Making your own homemade brandy is a great way to warm you up from the inside out with all the scents and flavours of the summer. The term ‘brandy’ comes from the dutch word ‘brandywign’ which means ‘burnt wine’, or wine that has been distilled to concentrate the flavours. Essentially, brandy is created by distilling wine using any type of fruit. After you ferment the fruit, you distill it to get a strong, flavourful spirit.
Brandy is most commonly categorized into to two categories: grape brandy and fruit brandy. Grape brandy is made by fermenting crushed grapes. Grape brandy is often aged in oak barrels (making it not ideal for home distilling) to help mellow the harsh flavour as well as bring out the aromas and flavours from the oak itself.
The other type of brandy, fruit brandy, is the most commonly made. This includes any spirit that is distilled from a fermented fruit other than grapes.
To learn how to make your very own homemade brandy, follow the steps below.
MAKING YOUR WINE
STEP #1– Choose your fruit. Pears, apples, peaches, plums, and grapes are most commonly used. Grape brandy however needs to be aged in oak barrels, so other fruits are more suited to home distilling. If you wish to make your own wine, you will need to ferment your fruit, which you will want to start at least a month before you want to start distilling it. If you want to start distilling it right away, purchase a few liters of fruit wine and skip to the “Setting Up Your Still” section. You will want to gather your fruit when it is most ripe. To make a small batch of brandy, you will need about 3 quarts of fruit.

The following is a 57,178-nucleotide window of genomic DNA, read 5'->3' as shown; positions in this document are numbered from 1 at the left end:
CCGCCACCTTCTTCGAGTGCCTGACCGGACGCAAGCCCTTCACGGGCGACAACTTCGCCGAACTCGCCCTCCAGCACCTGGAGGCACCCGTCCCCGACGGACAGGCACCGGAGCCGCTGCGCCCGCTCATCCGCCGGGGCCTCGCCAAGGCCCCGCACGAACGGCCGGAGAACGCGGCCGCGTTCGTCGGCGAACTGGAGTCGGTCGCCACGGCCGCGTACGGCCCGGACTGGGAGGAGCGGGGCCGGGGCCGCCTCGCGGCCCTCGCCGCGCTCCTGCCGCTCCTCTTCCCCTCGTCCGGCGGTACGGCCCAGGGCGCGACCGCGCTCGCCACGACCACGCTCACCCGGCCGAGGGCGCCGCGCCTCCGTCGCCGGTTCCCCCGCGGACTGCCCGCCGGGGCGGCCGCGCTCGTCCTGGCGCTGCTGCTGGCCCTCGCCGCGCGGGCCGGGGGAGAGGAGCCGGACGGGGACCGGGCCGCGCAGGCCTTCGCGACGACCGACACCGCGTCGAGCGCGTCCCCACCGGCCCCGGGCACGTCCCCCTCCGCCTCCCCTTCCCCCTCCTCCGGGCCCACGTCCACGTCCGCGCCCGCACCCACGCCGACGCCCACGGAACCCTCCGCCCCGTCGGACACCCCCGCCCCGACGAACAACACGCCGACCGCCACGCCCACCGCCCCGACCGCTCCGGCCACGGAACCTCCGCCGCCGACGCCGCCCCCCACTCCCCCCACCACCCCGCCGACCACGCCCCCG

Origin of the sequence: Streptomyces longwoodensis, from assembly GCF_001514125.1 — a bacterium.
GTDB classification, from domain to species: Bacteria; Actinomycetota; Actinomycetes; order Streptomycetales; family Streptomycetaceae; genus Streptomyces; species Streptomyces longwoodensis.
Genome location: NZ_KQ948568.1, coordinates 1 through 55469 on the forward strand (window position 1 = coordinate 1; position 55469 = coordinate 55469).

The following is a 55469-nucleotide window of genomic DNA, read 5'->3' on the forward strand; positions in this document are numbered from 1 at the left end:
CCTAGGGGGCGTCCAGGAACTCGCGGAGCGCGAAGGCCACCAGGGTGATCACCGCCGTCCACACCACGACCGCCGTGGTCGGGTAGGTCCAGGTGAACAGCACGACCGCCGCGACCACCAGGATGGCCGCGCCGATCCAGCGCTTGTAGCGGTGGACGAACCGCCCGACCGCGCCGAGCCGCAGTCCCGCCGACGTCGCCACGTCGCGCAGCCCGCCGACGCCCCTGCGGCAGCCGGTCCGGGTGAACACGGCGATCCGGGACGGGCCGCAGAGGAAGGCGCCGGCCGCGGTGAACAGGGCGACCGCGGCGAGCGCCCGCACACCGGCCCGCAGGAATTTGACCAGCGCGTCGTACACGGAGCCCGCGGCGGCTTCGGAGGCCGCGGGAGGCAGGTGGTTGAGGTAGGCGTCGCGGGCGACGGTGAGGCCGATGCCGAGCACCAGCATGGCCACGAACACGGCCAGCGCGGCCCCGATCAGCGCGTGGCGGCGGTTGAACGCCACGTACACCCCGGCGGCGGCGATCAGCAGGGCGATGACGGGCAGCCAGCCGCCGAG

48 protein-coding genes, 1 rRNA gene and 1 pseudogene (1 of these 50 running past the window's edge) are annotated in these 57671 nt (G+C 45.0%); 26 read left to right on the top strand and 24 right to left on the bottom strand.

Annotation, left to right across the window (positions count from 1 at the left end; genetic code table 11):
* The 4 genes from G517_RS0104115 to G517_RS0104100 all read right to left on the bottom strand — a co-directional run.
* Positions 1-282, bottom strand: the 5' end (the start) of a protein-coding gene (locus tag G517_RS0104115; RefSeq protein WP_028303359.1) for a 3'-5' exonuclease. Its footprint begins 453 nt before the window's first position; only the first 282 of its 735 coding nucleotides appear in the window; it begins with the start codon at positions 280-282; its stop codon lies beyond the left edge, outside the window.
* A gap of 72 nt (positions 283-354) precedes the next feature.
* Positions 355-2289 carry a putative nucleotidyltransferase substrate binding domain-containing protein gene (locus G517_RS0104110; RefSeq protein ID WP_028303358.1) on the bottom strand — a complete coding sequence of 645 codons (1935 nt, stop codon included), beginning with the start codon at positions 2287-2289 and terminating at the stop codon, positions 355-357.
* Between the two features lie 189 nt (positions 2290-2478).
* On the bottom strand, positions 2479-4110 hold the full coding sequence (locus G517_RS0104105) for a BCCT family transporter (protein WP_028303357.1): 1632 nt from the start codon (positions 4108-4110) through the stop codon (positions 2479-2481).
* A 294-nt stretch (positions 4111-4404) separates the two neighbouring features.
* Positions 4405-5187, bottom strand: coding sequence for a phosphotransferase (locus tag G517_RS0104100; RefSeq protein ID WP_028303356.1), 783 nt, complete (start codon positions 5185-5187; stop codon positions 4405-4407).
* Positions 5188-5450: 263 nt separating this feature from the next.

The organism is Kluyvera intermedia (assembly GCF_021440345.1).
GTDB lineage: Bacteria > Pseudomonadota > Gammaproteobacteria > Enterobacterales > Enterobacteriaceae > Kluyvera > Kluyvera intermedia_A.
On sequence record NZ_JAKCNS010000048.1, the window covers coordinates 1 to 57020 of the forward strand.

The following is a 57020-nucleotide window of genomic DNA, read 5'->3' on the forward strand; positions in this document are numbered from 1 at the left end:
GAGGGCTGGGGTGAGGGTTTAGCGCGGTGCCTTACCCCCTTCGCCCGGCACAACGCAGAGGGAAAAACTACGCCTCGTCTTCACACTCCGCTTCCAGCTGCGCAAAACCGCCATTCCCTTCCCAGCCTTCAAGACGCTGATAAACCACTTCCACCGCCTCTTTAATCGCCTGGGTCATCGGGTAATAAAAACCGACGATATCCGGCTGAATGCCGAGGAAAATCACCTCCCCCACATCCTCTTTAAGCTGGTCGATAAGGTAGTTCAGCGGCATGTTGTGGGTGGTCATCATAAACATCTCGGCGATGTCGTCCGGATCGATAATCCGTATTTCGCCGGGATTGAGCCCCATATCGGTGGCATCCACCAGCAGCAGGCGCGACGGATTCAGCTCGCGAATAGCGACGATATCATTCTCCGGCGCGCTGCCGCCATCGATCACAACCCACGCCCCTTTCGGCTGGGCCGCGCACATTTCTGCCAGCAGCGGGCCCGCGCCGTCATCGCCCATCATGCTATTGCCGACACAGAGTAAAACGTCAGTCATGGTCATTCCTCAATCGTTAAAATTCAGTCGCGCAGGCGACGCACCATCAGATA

STEP #2– Once you’ve chosen your fruit, wash it and cut it into small slices, removing any pits. You do not need to remove the skins.
STEP #3– Next, you need to mash your fruit (I use a potato masher) in a glass or ceramic container (not wood or metal). Mashing the fruit helps speed up the fermentation process.
Note: If you are using berries, you will have to add sugar. Berries do not contain enough sugars in them to make a wine that can be distilled properly. There are two ways around this.
1) line the bottom of your container with sugar, then a layer of berries. Continue layering until all the fruit is used up.
2) Soak the berries in a high proof spirit, which extracts their flavors and aromas, then distill once at a low proof.
STEP #4– Add yeast and water. Dissolve 6 teaspoons of active dry yeast (found at any grocery store) in a cup of warm water. Add this mixture to the fruit. Add 6 cups cold water.
STEP #5– Let the fermentation process begin! Cover up your mixture with a plate and let sit in a cool place for four weeks, stirring once a week.
STEP #6– Bottle your wine and store until you are ready to distill.
SETTING UP YOUR STILL
If you wish to make brandy at home, you will need a still that is small enough to operate on your stove top. Alembic copper stills work best for this. If you wish to make your own copper still check out these how to guides for pot and reflux stills. Before you begin, here is what you’ll need: